Chart Overview

A wide variety of packages exist for generating charts and rich (style) tables directly from dataframe type data objects in Python and R.

Creating charts directly from datatables means that the charts re guaranteed to fairly represent the original data, as long as the chart definition is sound.

A variety of statistical charting packages also exist that perform statistical operations on the provided data before then rendering an appropriate statistical chart (examples include histogram charts than bin and count raw data values, for example).

This overview introduces some of the charting approaches that are possibly in a Python environment. Charting tools in R will be covered elsewhere.

seaborn statistical charting package

The seaborn statistical data visualization package is a Python package that provides a wide range of chart types that can be used to generate static charts from pandas Series or DataFrame objects.

Conveniently, the package includes sample datasets that can be used to demonstrate the various available chart types.

    import seaborn
    %pip install seaborn
import seaborn as sns

View a fragment of a sample dataset:

df_penguins = sns.load_dataset("penguins")

species island bill_length_mm bill_depth_mm flipper_length_mm body_mass_g sex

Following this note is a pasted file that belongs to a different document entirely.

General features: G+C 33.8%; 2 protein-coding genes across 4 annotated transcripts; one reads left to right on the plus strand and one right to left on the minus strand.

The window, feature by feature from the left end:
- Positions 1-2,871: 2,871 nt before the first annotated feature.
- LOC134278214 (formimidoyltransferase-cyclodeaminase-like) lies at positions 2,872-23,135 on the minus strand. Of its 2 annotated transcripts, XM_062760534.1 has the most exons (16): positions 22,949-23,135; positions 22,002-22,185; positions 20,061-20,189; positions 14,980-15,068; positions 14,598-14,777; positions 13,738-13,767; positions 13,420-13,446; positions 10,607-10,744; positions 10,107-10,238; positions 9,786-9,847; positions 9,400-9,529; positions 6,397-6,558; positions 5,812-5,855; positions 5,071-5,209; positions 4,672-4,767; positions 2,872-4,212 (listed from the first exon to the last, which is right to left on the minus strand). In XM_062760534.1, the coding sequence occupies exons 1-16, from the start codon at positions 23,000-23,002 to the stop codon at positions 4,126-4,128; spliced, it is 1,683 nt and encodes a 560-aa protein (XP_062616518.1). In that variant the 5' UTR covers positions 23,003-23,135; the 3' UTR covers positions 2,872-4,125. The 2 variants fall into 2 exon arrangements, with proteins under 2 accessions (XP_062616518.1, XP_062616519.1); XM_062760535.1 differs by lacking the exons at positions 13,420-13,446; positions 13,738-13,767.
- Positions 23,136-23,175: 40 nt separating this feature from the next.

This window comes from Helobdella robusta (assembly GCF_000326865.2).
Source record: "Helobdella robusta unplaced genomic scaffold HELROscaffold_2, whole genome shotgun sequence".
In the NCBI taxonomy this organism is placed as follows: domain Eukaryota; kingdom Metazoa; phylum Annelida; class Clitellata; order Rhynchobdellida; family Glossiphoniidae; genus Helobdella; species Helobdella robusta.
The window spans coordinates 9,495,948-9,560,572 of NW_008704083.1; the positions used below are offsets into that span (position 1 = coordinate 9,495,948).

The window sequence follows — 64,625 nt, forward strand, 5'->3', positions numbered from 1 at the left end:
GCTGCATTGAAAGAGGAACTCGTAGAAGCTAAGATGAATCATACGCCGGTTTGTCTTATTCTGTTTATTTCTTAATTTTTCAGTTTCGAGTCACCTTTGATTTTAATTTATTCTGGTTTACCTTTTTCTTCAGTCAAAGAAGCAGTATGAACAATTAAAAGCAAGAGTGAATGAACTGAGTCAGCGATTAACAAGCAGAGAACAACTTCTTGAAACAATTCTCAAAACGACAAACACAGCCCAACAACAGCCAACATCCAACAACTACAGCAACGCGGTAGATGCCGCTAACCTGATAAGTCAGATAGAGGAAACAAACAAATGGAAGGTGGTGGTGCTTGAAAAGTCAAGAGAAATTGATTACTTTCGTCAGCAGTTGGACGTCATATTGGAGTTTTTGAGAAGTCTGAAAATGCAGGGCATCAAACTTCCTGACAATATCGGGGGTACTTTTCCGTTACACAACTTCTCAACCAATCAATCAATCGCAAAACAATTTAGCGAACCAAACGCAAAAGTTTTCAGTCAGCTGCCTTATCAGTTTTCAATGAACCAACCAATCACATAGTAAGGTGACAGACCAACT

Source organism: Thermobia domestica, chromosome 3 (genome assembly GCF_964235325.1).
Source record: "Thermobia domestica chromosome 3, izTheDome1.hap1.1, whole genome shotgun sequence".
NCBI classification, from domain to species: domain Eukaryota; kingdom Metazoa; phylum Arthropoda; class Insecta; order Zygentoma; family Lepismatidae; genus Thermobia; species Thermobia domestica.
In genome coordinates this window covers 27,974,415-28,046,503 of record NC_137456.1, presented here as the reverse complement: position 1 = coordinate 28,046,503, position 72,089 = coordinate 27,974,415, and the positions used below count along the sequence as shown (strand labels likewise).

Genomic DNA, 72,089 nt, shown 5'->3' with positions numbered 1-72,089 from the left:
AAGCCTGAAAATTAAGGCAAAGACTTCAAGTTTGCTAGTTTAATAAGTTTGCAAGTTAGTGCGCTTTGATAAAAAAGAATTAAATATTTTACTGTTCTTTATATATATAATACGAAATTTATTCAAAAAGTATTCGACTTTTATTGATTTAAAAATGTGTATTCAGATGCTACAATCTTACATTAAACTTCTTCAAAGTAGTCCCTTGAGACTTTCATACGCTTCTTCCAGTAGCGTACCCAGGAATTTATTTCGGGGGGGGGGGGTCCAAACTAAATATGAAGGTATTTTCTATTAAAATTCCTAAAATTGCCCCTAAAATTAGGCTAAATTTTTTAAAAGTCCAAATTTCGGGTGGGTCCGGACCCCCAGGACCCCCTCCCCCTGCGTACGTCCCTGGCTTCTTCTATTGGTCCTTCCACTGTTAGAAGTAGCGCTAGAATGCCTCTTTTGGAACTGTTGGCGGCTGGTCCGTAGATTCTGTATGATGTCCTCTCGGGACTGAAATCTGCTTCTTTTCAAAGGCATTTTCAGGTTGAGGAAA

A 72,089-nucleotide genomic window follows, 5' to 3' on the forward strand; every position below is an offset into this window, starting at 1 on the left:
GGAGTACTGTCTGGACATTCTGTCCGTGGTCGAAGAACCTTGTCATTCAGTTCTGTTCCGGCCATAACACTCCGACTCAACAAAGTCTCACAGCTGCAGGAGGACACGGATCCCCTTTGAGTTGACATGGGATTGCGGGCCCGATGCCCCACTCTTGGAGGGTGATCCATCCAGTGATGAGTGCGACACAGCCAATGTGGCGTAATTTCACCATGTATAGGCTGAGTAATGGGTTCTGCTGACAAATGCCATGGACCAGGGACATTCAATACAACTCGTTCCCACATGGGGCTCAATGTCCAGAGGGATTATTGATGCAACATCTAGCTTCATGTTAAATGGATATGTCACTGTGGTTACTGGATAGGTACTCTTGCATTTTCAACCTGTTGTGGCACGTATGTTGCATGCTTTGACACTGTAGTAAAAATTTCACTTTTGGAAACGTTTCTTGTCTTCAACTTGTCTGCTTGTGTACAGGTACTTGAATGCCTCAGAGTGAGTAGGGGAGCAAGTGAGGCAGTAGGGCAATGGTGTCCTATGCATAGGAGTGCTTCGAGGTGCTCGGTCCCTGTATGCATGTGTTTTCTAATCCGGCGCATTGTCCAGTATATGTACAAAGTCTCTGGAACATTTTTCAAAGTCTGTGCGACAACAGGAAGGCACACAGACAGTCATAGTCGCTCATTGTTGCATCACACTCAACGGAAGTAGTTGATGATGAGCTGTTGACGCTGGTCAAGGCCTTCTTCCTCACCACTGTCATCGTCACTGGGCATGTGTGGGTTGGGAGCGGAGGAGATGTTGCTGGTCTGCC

0 Adelie Torgersen 39.1 18.7 181.0 3750.0 Male
1 Adelie Torgersen 39.5 17.4 186.0 3800.0 Female
2 Adelie Torgersen 40.3 18.0 195.0 3250.0 Female
3 Adelie Torgersen NaN NaN NaN NaN NaN
4 Adelie Torgersen 36.7 19.3 193.0 3450.0 Female

As an example of generating a statistical plot directly from the data, consider the construction of a histogram:

chart = sns.histplot(data=df_penguins, x="flipper_length_mm");

The bin widths and counts within bins are handled automatically by the chart based on the provided (raw) data.

In some teaching and learning examples, we may want learners to work through the steps involved in the data processing steps required to create the plot; but in other cases, where we just want to create the chart itself, using the statistical chart type (if we trust it!) is simpler.

We can also save the chart to a file and then load it back in to display it:

fn_sns = "sns_output.png"


from IPython.display import Image

Creating Interactive Charts

As well as creating static charts, a wide variety of packages exist that are capable of rendering interactive charts. One such example is the plotly Python graphing library.

    import plotly
    %pip install plotly

As with seaborn, various sample datasets are included in the package, such as the famous iris dataset:

import as px

df_iris =
sepal_length sepal_width petal_length petal_width species species_id
0 5.1 3.5 1.4 0.2 setosa 1
1 4.9 3.0 1.4 0.2 setosa 1
2 4.7 3.2 1.3 0.2 setosa 1
3 4.6 3.1 1.5 0.2 setosa 1
4 5.0 3.6 1.4 0.2 setosa 1

Interactive charts can be created by calling the appropriate chart type with the dataframe and specifying which data columns should be used for which chart dimension.

The resulting chart is a fully interactive chart that includes tools for zooming and panning around the chart and interactively saving the current chart view to a file.

iris_plot = px.scatter(df_iris, x="sepal_width", y="sepal_length", color='petal_length')

# The HTML chart can also be saved to a file